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    ABSTRACT: To use Protection Motivation Theory (PMT) to evaluate stakeholders' intention to adopt iodine biofortified foods as an alternative means to improve children's iodine status and overall school performance. A survey was administered with 360 parents of primary school children and 40 school heads. Protection motivation is measured through matching the cognitive processes they use to evaluate iodine deficiency (threat appraisal), as well as iodine biofortified foods to reduce the threat (coping appraisal). Data was analyzed through Robust (Cluster) regression analysis. Gender had a significant effect on coping appraisal for school heads, while age, education, occupation, income, household size and knowledge were significant predictors of threat, coping appraisal and/or protection motivation intention among parents. Nevertheless, in the overall protection motivation model, only two coping factors, namely self-efficacy (parents) and response cost (school heads), influenced the intention to adopt iodine biofortified foods. School feeding programs incorporating iodine biofortification should strive to increase not only consumer knowledge about iodine but also its association to apparent deficiency disorders, boost self-efficacy and ensure that the costs incurred are not perceived as barriers of adoption. The insignificant threat appraisal effects lend support for targeting future communication on biofortification upon the strategies itself, rather than on the targeted micronutrient deficiency. PMT, and coping factors in particular, seem to be a valuable for assessing intentions to adopt healthy foods. Nevertheless, research is needed to improve the impacts of threat appraisal factors. Copyright © 2015. Published by Elsevier Ltd.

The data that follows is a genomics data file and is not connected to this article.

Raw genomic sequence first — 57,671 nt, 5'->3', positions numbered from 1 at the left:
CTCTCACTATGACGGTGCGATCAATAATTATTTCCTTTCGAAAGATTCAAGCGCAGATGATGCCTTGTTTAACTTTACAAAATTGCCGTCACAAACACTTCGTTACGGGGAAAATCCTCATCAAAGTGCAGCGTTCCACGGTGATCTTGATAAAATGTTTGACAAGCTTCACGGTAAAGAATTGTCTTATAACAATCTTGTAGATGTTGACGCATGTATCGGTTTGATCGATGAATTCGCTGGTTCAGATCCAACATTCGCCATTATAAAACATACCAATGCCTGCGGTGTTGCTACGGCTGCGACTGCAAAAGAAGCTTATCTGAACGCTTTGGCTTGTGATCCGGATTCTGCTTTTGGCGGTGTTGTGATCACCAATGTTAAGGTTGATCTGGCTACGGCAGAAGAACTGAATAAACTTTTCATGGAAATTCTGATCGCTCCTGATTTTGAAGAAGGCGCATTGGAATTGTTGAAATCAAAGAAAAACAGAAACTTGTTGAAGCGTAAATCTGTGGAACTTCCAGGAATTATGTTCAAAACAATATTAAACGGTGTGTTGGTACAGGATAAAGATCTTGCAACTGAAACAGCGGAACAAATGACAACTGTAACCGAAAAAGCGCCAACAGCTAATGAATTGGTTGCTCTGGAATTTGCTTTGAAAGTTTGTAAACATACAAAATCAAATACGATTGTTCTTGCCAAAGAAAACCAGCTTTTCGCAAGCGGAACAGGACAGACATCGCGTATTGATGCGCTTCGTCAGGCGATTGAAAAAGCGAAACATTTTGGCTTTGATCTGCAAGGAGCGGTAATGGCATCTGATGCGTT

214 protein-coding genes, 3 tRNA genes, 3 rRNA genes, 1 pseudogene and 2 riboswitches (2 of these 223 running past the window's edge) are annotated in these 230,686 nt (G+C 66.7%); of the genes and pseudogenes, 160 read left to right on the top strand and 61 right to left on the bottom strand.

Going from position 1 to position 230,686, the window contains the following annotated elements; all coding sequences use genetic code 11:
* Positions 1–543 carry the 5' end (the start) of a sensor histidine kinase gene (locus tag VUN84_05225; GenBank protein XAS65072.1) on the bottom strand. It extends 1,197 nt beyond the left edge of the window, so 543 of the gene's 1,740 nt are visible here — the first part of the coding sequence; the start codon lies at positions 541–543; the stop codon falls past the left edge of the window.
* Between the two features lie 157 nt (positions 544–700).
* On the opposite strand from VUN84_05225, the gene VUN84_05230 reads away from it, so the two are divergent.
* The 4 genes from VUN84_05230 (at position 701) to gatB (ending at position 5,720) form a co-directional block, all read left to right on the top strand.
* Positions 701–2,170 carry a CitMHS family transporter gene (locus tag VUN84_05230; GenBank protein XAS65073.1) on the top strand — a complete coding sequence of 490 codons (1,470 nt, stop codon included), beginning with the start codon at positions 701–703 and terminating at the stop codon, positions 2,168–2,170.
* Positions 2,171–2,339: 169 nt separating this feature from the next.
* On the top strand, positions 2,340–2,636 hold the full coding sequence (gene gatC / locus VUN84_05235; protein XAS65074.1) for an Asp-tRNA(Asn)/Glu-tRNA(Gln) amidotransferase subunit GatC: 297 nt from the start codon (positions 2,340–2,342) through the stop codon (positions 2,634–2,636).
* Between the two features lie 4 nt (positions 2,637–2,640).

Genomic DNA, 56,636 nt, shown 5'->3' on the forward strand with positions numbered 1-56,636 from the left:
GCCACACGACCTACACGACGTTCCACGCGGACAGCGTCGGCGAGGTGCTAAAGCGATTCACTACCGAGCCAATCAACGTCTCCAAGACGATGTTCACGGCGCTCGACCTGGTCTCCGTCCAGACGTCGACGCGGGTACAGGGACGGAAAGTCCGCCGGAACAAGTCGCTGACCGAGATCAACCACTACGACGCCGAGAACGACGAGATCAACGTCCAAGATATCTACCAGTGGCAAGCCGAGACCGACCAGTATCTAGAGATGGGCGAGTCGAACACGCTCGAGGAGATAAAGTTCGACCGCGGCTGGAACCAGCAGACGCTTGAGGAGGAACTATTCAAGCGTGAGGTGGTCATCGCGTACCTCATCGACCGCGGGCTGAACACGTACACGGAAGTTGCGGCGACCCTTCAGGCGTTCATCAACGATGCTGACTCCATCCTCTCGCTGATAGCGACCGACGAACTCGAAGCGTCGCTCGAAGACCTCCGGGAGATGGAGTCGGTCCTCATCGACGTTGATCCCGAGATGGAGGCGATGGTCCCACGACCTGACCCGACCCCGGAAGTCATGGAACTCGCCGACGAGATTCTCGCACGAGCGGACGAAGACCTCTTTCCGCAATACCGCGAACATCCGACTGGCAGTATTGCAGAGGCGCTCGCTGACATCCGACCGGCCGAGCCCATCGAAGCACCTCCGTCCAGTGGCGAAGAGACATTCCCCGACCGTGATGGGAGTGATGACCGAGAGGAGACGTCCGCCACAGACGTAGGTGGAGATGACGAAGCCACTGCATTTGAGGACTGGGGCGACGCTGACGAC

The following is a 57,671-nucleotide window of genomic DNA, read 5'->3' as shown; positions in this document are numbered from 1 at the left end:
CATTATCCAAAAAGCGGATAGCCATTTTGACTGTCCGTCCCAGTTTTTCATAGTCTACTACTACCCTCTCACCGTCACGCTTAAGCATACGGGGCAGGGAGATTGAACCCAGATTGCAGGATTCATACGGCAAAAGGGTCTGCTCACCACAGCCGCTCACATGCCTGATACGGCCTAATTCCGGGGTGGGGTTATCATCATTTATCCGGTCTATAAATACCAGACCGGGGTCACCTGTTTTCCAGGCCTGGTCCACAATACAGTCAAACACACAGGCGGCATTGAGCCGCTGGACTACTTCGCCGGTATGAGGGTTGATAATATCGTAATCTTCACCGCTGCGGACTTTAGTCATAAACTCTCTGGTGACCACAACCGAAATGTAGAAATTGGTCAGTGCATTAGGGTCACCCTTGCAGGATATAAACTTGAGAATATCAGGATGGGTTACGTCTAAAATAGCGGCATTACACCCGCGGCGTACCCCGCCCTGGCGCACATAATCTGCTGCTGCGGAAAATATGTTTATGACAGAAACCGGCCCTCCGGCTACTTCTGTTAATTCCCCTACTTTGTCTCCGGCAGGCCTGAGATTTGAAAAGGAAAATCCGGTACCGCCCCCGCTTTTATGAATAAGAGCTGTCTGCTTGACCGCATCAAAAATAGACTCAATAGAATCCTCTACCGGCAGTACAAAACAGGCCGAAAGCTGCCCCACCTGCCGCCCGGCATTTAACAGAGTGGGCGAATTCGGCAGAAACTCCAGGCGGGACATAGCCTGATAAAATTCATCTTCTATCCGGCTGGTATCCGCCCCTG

Appetite 06/2015; 92. DOI:10.1016/j.appet.2015.05.038 · 2.69 Impact Factor
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    • "This represents impressive progress, however, an estimated 31.5% of school age children still have inadequate iodine intakes (de Benoist et al., 2008). Andersson et al. (2012) provide a more recent assessment of progress on reducing iodine deficiency using urinary iodide concentration (UIC) data from the WHO Vitamin and Mineral Nutrition Information System Micronutrients Database. They report that the number of countries where iodine deficiency is common decreased from 54 in 2003 to 32 in 2011. "